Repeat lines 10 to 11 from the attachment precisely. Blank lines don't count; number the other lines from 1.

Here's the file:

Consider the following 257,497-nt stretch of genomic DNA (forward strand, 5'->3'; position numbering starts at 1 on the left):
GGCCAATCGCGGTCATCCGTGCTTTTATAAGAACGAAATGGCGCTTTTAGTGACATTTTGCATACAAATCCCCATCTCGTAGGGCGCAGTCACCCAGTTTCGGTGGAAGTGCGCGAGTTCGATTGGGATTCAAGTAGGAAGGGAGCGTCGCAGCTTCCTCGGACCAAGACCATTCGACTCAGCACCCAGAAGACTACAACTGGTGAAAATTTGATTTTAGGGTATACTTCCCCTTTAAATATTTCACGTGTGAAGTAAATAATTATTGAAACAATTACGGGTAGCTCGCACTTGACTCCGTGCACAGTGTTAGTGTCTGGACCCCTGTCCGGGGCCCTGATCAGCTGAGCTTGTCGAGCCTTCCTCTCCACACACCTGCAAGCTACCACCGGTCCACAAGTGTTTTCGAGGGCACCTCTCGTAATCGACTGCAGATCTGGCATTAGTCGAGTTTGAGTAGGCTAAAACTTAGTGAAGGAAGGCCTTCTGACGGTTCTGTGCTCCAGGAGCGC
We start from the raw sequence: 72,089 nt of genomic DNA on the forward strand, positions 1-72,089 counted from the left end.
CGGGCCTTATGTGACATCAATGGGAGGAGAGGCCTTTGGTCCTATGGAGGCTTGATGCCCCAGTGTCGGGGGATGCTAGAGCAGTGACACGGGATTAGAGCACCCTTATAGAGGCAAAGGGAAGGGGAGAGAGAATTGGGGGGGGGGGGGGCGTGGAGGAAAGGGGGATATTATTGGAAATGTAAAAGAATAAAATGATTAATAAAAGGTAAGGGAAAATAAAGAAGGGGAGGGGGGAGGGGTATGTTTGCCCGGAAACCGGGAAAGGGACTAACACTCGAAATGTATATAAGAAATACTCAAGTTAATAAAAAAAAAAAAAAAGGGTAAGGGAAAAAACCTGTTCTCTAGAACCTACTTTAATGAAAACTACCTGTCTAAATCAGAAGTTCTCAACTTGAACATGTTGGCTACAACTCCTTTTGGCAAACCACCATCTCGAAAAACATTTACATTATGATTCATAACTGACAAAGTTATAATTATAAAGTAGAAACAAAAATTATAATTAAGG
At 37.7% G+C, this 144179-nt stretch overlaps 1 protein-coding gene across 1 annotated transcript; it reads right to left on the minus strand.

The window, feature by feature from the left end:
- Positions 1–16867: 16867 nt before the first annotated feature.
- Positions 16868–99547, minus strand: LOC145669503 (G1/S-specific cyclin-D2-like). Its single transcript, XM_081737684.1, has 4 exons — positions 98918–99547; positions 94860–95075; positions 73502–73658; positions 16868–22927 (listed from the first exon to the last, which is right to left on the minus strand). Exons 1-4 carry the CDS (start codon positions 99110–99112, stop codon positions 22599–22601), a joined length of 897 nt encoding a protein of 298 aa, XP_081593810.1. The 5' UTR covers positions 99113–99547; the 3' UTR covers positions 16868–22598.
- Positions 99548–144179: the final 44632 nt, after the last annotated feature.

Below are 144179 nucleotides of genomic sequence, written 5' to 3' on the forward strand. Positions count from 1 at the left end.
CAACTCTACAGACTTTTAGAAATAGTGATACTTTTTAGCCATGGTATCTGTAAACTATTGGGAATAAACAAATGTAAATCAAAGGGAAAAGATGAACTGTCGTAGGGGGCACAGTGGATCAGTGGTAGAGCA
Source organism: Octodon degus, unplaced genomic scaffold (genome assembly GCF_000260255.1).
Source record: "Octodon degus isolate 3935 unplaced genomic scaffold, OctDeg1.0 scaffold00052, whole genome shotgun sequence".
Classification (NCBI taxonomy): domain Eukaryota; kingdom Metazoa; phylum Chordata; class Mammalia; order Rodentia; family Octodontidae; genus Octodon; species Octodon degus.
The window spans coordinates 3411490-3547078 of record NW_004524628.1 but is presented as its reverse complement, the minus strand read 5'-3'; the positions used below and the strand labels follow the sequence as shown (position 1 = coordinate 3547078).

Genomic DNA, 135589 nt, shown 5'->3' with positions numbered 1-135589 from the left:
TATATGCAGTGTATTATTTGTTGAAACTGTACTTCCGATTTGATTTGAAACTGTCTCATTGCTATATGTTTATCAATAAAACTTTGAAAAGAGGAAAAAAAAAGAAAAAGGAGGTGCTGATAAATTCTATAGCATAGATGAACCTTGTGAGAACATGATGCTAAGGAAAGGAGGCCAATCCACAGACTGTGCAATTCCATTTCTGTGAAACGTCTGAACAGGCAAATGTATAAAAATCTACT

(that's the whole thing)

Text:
Below are 144179 nucleotides of genomic sequence, written 5' to 3' on the forward strand. Positions count from 1 at the left end.
CAACTCTACAGACTTTTAGAAATAGTGATACTTTTTAGCCATGGTATCTGTAAACTATTGGGAATAAACAAATGTAAATCAAAGGGAAAAGATGAACTGTCGTAGGGGGCACAGTGGATCAGTGGTAGAGCA